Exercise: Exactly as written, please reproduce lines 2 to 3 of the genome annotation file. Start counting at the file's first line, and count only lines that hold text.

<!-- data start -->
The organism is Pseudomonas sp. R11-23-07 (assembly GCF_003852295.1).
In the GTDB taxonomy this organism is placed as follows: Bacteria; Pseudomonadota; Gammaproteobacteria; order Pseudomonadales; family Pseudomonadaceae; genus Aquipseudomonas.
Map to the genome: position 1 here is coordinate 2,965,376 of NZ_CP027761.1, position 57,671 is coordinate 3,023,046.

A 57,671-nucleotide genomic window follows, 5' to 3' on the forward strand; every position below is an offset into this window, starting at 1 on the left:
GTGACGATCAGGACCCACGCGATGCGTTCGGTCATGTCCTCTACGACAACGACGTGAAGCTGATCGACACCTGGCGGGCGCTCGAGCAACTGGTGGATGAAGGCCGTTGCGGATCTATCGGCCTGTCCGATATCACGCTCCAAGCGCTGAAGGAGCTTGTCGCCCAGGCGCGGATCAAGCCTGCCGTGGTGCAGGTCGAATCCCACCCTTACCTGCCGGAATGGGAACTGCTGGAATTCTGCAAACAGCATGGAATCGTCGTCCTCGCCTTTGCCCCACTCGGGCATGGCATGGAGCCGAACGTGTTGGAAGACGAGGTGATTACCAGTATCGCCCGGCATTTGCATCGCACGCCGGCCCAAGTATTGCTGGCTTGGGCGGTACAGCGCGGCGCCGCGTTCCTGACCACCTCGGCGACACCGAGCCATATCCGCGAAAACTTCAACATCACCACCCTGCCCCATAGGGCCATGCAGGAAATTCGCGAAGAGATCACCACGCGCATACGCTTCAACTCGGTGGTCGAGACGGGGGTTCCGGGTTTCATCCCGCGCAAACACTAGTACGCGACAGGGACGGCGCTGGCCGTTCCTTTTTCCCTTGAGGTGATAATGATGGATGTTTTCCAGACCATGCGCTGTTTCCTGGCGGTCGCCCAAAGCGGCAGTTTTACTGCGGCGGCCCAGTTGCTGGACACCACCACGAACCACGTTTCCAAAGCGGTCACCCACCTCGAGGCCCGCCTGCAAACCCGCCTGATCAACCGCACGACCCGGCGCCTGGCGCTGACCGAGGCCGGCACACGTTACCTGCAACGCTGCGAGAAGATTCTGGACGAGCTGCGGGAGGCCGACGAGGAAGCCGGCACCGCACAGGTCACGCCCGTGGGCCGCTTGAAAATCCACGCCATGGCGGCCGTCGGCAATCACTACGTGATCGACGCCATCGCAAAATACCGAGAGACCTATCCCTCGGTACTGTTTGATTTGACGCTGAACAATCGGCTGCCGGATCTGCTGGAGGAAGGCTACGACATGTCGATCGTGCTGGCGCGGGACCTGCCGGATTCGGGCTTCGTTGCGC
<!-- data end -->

In the GTDB taxonomy this organism is placed as follows: Bacteria; Pseudomonadota; Gammaproteobacteria; order Pseudomonadales; family Pseudomonadaceae; genus Aquipseudomonas.
Map to the genome: position 1 here is coordinate 2,965,376 of NZ_CP027761.1, position 57,671 is coordinate 3,023,046.